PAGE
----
Photo by Jen Siska
When my youngest child was four years old, we took our first trip to DisneyWorld. The older two children were excited to try all of the age-appropriate rides, but the youngest wanted more information about what each ride would entail before he boarded, and he wanted the power to decline certain rides. He had seen the giant roller coasters and had heard people screaming, and he was not a fan of putting himself in that situation.
It came time for the Haunted Mansion attraction, and since the other four of us had watched that particular movie together, we wanted to ride it as a family. We assured him it would be OK, but his fear set in. He had been to a Halloween store with his dad and siblings, and the memory of those ghouls and goblins made him sure he did not want to go into a manor with “999 happy haunts.”
I admit we pressured him into going on this ride, though the uncertainty of it was clearly making him uneasy. If you’ve been on it, you know that the characters in the ride are actually happy and singing, and it’s not too scary.
However, he spent more than half of the ride with his face buried in my chest. And when we got off and everyone else exclaimed how awesome it was, my son didn’t say a word. He stomped off and wanted space, so I took him on the train ride around the park while the other three members of the family went on a roller coaster he didn’t want to ride.
He stared off into the park and was silent for the first 15 minutes of the train ride, refusing to talk to me. I let him have his introspection, and when he finally calmed down, he said, “You shouldn’t have made me go on that. I didn’t know what it was like.”
My friend described the experience of living in a global pandemic as living in your own personal horror film, with perpetual suspenseful waiting. There is the constant stress of wondering if and when you will contract the virus, if and when your family will contract it, and if you’ll be a survivor or have a bad outcome. There is the stress of not knowing when the kids will go back to school or daycare, wondering if you should send them in person, not wanting to make the wrong decision. And some have the added stress of unemployment, family discord, or reduced income.
I am, much like others in the medical community, getting multiple requests for guidance about the uncertainties we are facing. Should we travel? Should we visit grandparents? Should we go to in-person school or virtual school? Camp? Birthday parties? Routine doctor visits?
Basically, in a pandemic, we are all my four-year-old son standing in front of the Haunted Mansion. With every new hurdle, we don’t know what to expect. We know we could make a decision we might regret. And after the ride, we might need some time to introspect and determine how we feel about it.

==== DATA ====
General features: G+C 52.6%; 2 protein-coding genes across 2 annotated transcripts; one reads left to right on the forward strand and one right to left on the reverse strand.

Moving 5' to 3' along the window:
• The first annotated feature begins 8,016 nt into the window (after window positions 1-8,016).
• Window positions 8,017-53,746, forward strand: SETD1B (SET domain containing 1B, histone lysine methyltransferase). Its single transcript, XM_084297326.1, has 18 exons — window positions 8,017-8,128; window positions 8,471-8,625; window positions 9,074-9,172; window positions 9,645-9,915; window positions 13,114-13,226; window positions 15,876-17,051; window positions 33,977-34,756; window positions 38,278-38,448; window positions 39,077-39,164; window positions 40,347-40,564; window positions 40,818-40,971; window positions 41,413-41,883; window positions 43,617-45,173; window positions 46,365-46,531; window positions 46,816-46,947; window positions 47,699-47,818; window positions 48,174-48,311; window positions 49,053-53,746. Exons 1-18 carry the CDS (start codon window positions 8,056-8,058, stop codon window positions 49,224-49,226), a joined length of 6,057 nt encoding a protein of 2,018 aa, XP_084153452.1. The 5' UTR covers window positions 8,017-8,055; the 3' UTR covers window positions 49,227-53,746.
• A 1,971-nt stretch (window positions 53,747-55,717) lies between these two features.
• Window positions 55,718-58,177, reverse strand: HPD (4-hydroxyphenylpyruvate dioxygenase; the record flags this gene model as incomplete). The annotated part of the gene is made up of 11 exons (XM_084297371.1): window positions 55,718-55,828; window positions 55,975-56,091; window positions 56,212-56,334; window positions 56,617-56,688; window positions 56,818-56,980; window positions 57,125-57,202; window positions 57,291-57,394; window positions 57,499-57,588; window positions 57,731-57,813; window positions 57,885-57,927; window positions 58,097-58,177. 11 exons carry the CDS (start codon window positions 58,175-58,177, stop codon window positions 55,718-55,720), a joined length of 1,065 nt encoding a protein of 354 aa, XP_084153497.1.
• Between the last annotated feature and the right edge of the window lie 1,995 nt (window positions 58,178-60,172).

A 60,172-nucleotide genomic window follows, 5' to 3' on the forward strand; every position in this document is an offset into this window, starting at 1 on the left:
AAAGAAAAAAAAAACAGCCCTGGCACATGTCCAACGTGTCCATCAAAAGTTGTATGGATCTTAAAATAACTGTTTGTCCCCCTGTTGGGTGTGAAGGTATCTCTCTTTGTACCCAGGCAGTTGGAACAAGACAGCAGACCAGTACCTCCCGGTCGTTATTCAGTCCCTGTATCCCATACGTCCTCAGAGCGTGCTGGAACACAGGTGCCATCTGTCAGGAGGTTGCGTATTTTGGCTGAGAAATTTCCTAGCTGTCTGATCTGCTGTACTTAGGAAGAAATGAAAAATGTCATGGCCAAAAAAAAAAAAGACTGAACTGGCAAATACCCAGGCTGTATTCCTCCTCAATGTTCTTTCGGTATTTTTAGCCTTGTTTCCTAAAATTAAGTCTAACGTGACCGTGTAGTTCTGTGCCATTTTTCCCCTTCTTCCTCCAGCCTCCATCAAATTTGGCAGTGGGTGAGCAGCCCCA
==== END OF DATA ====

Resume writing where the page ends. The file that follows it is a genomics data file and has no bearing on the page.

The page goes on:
Remember pre-COVID, when we were going about our lives and activities without much uncertainty? Most days, we weren’t faced with any new rides at all. But now every family has to daily decide the level of risk they are willing to take based on their own situation, make the best decisions they can, and then live with those decisions. What makes it hard for us right now is the uncertainty.
Out of familiar routine, a toddler might show her stress by having a monumental meltdown over your asking her to wear blue shorts instead of purple ones. A school-aged child might suddenly have trouble sleeping alone at night. A teen might retreat into his room, only coming out to be fed or watered.
Think of all the uncertainty you are struggling with right now as an adult. Your children are dealing with that uncertainty as well, and acknowledging that might help explain some of the tantrums, sleep difficulties, and teenage brooding.
Uncertainty leads to anxiety because we like to know what to expect. Having control over what will happen in my life helps me stay calm. This global pandemic is a ride many of us don’t really want to be on, and this lack of control causes anxiety for all of us.
So how can I help my kids during this time? First, I can control my attitude and accept that the pandemic changes the way this year looks. I can be willing to try new things or forego others for the time it takes to find our new normal. And, most importantly, I can teach them that this pandemic looks different based on one’s perspective. A nurse who has been the last and only face countless patients have seen before death has a different experience than someone this illness hasn’t personally affected.
You can help your children know what to expect, even if uncertainty itself is exactly what to expect. And you can let them know it’s OK not to know all the answers.
Parenting confidently might feel like you have to know all the answers. But this year provides a lesson for us to say, “I don’t know what is around the corner. But I will be there for you if you need to bury your face in my shirt and cry.”
Sometimes in life, you’re standing in line for a roller coaster you don’t want to board, whose threats you don’t know. Sometimes you have to get on the ride, and sometimes you can walk away. When you’re forced to ride it anyway, it is OK to grit your teeth, close your eyes, and simply survive, knowing it won’t last forever.
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